John C. Breckinridge 18211875

William R. Phipps (active c. 1849c. 1867)
Sixth-plate daguerreotype, c. 1855

National Portrait Gallery, Smithsonian Institution, Washington, D.C.

This daguerreotype shows Kentucky congressman John C. Breckinridge around the time of the passage of the Kansas–Nebraska Act of 1854. Having served as a major during the Mexican War, Breckinridge rose rapidly through the political ranks after being first elected to Congress in 1851.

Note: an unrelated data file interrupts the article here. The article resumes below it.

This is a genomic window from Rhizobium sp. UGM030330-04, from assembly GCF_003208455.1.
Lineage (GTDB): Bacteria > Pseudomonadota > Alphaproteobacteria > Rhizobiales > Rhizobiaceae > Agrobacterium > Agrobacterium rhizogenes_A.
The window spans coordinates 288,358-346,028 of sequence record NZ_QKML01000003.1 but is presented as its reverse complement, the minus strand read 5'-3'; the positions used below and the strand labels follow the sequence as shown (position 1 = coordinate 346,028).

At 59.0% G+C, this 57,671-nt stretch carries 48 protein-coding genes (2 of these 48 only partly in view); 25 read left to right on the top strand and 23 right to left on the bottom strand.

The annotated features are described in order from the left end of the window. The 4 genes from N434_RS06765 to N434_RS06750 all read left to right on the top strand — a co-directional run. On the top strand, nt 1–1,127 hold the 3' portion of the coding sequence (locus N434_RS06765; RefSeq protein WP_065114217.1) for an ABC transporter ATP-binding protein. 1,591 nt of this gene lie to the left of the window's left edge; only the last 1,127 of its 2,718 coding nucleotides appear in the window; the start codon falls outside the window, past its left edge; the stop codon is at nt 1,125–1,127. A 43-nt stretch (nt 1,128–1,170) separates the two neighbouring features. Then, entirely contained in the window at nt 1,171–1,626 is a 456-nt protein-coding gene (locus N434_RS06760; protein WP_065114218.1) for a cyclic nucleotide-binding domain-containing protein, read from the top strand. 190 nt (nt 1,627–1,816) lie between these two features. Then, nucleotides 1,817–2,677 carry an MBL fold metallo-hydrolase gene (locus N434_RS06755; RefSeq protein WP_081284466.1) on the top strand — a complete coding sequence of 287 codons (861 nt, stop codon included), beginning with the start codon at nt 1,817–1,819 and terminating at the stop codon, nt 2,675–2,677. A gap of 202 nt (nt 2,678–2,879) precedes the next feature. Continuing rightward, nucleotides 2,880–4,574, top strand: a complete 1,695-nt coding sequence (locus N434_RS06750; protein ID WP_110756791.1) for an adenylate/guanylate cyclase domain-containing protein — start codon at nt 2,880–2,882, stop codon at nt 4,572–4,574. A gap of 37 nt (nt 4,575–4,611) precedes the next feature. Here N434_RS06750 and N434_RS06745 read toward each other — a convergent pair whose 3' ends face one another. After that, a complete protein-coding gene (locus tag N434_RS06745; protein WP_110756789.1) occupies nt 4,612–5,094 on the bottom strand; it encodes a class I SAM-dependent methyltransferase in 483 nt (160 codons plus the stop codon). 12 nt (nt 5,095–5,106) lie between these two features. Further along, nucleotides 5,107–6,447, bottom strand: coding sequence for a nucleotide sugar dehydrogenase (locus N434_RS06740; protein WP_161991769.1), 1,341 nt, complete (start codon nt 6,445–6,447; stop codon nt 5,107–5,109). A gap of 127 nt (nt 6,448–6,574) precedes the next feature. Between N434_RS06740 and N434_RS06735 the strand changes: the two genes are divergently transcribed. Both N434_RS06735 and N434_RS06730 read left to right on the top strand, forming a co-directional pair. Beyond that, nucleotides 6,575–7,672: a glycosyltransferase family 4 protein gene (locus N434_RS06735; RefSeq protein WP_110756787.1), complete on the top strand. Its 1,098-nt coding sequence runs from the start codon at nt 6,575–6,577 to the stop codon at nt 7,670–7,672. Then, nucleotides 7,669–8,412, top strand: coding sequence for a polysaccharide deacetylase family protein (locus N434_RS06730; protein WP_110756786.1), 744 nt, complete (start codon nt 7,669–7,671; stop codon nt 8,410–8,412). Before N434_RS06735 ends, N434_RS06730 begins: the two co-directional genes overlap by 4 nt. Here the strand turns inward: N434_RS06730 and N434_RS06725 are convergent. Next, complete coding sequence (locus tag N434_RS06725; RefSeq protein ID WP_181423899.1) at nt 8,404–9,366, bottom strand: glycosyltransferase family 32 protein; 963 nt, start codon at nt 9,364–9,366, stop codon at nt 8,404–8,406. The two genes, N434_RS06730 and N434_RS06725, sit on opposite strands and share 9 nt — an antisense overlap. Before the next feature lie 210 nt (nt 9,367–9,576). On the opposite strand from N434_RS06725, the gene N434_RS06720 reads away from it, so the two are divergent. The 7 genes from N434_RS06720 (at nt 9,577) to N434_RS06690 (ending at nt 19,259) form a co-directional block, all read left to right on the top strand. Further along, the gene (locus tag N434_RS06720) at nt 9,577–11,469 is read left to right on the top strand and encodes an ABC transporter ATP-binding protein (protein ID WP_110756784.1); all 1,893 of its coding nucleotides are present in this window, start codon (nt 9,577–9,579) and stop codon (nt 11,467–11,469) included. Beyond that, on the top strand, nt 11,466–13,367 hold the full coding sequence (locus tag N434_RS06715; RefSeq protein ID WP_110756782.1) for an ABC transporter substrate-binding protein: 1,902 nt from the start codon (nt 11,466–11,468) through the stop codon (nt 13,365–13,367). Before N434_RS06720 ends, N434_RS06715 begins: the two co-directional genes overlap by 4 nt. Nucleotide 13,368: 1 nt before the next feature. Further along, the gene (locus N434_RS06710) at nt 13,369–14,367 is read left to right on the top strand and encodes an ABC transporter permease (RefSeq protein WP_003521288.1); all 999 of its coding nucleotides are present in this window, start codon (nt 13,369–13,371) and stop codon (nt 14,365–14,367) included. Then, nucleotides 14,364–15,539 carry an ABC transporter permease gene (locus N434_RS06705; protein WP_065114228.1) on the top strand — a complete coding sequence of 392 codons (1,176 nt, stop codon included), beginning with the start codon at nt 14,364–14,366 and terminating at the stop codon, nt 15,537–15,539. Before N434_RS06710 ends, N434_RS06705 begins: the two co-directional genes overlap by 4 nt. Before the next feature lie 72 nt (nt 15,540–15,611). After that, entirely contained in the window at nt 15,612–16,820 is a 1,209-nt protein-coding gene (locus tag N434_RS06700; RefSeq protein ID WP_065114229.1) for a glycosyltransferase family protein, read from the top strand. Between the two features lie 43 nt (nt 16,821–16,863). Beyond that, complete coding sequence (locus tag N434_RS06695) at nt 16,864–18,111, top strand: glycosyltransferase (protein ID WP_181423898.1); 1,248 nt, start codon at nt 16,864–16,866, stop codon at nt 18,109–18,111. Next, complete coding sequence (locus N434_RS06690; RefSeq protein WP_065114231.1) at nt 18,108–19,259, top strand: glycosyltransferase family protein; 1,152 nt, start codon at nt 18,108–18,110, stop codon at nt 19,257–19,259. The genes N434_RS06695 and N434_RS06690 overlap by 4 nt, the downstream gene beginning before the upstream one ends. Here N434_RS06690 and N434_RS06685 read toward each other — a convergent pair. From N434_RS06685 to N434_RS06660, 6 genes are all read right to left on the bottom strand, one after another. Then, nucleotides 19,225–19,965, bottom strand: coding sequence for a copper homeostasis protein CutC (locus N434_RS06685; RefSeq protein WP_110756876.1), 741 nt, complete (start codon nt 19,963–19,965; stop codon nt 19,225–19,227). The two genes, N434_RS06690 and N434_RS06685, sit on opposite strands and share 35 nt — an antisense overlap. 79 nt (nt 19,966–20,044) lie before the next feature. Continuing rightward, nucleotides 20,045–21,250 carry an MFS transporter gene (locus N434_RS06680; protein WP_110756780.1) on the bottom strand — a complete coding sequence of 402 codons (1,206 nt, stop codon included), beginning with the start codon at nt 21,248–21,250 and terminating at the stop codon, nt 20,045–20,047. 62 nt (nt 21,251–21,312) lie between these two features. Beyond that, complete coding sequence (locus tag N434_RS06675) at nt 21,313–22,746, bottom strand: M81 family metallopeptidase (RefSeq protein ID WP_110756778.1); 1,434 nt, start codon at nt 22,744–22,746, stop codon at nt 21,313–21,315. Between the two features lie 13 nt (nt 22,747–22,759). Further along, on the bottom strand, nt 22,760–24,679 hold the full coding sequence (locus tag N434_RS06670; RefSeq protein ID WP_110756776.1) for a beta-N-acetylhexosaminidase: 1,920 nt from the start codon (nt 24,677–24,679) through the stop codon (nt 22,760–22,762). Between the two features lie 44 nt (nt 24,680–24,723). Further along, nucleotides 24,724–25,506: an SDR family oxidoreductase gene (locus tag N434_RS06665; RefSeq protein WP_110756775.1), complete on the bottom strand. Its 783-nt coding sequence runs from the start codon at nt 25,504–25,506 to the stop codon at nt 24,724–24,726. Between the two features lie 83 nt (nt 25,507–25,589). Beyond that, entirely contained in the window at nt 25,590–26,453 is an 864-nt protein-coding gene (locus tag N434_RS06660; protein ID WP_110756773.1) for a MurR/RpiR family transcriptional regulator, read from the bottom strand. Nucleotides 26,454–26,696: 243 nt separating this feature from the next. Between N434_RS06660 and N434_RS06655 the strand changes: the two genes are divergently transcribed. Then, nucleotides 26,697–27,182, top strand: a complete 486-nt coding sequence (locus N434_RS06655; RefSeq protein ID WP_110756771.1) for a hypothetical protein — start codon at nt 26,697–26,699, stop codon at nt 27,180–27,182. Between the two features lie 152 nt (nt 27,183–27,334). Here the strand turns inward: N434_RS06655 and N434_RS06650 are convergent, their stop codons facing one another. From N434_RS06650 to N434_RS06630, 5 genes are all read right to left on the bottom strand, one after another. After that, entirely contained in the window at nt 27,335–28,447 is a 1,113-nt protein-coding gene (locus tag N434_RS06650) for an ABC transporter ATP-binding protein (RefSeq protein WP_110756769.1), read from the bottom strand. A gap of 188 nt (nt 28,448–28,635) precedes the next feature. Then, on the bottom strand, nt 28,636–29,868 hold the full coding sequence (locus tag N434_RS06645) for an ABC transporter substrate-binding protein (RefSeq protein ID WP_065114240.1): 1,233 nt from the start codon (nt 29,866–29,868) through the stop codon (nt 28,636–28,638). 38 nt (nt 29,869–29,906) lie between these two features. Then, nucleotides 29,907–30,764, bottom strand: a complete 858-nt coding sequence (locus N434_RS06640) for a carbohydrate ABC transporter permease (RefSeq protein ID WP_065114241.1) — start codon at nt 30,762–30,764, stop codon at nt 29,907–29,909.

In the debate about slavery’s future in the West, he and Illinois senator Stephen Douglas took a lead role in pressing for legislation that would allow settlers to decide for themselves whether to permit slavery in the new territories. Rendering the Missouri Compromise of 1820 “inoperative and void,” the resulting Kansas–Nebraska Act was hailed as a victory for states’ rights and the pro-slavery South. Its passage upset many Northerners and helped to give birth to the Republican Party, which opposed slavery’s extension in the West.

Thereafter, Breckinridge continued his political ascension, becoming James Buchanan’s vice president in 1856 and then running unsuccessfully for president in 1860.